Armenian presence in China
Armenian merchants traveled and lived in China long before the twentieth century; many have left an influence on the Middle Kingdom.
From 17th to19th centuries, some Armenian merchants established communities and ran successful businesses in Guangzhou and Hong Kong. There was even a small Armenian community in Tibet.
The first large group of Armenians appeared in Northern China during the construction of the Chinese Eastern Rail Road by Imperial Russia. An Armenian National Organization was subsequently founded in 1917 and by 1923 the 400 strong community had succeeded in building their own church in Harbin, called the Far-Eastern Armeno-Grigorian Church.
In Shanghai, Armenians had established a substantial community, which had a gathering place, called The Armenian Club of Shanghai. Following the Communist takeover in 1949, many Armenians left China (mainly for San Francisco) and the community ended up being only 50 person strong.
In 1959, the building of the Armenian Church in Harbin became the property of the Chinese Government, which used it as a textile factory until it was destroyed in 1966 as part of Mao’s Cultural Revolution.
However, these early Armenian settlers set the foundations of a now rapidly growing community that, encouraged by the rapid development of the Chinese economy and the opportunities that it presents, now comes from the four corners of the globe and is comprised of about 500 members, spread mainly across the cities of Hong Kong, Beijing, Shanghai, Guangzhou, Nanjing and Shenzhen.
Famous Armenians in China
Sir Paul Catchik Chater
Sir Paul Catchick Chater, undoubtedly one of the most important individuals in the history of Hong Kong, was born to Armenian parents in India in 1846. Orphaned at the age of eight, Chater received his education in Calcutta before arriving in Hong Kong in 1864. He became one of the most successful businessmen in the history of Hong Kong and is regarded for founding Hong Kong Land in 1889, that remains one of the largest and most prestigious companies of Hong Kong. In 1896, Chater was appointed to the Executive Council of Hong Kong and served there until his death in 1926. He was knighted in 1902. In 1904, he single-handedly financed the construction of St. Andrew’s Church in Kowloon that is still in use and bears a plaque to his honor.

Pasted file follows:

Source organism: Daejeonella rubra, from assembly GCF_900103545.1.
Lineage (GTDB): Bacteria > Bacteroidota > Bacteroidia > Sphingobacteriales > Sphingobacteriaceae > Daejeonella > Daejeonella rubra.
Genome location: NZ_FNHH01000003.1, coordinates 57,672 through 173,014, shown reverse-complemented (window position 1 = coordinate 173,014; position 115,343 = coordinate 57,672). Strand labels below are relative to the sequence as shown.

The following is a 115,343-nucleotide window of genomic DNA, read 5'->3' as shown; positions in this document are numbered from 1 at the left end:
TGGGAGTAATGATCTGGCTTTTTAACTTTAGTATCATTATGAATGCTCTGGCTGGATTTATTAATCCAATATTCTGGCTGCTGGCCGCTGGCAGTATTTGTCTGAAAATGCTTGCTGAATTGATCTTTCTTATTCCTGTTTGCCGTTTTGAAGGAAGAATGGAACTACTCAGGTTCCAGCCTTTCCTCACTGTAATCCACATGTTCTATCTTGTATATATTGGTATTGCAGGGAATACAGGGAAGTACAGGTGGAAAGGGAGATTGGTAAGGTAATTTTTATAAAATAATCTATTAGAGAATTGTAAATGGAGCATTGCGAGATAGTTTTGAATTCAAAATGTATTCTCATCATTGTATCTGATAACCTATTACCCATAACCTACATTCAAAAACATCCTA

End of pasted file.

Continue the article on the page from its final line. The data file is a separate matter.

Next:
One of Hong Kong’s main streets (Chater Road) and a prestigious office building (Chater House) are named after him. Chater House also holds a bust and a commemorative plate to his honor that mentions his Armenian past. Chater laid the foundations of Armenian community in Hong Kong, reaching 100 today and rapidly growing, mainly due to young professionals – Armenians from all around the world, who come here inspired by the sense of adventure and the promising opportunities, just like Chater did more than a century ago.
Professor Hovhannes Ghazarian
Professor Hovhannes Ghazarian, an Armenian born and educated in Macau, and the first to translate the Holy Bible into Chinese in 1822 had tremendously influenced China. According to the Soviet Armenian Encyclopedia, Hovhannes Ghazarian (also known as Johannes Lassar), translated the Gospel by St. Matthew in 1807. Later on, he traveled to Serampore (in current West Bengal, India) to continue working on the Bible. The New Testament was published in 1813, and the whole Bible was issued in 1822 by the liberality of the British and Foreign Bible Society.These editions are now recognized as the first known complete print version of the Scriptures in Chinese.
I want to learn more about the history of Armenians in China. Any interesting links?
1. Armenians in China
Armenians have held historical presence in China for many centuries.
More recently the Armenian settlement of Harbin is also witness to Armenian presence in China from late19th century until the Chinese Cultural Revolution.
2. China and the Chinese according to 5-13th Century Classical Armenian Sources
References to China and to the Chinese are found scattered throughout Armenian historical sources of the 5-13th centuries. The references,which are not numerous, are of two main types: those which provide geographical information about China, and those which mention China in connection with one of Armenia’s most famous lordly families, the Mamikonian house.
3. Pictorial History of the Armenians in China, 1919-1945
Virginia Meltickian of Fresno, California, has donated an archive of photos and articles about the Armenian community in CHina. Her "Memory" Album encompasses the time period from the beginning of the century to the 1950s, when the Armenians had to leave China due to the change in political situation of the country.
4. Sir Paul Catchik Chater 1846-1926
Sir Paul Catchik Chater was a prominent British businessman of Armenian descent in colonial Hong Kong.
The Armenian Church in Kolkata organized a pilgrimage to Hong Kong in May 2005during which time various events took place to honor the memory of the Church’s benefactor, Sir Catchick Paul Chater. This is the documentary film that was made by the Armenian detailing Sir Paul Chater’s life from cradle to grave.
5. ARMENIANS:Journey to China. Documentary TV Series by Ruben Gini. Film Trailer
6. “The Gathering Place” A book by Edward Sargoyan. Stories from the Armenian Social Club in Shanghai.
Sergoyan’s book tell stories about the Armenian community in China and more specifically about the Armenian Social Club in Shanghai. The book can be ordered from Amazon.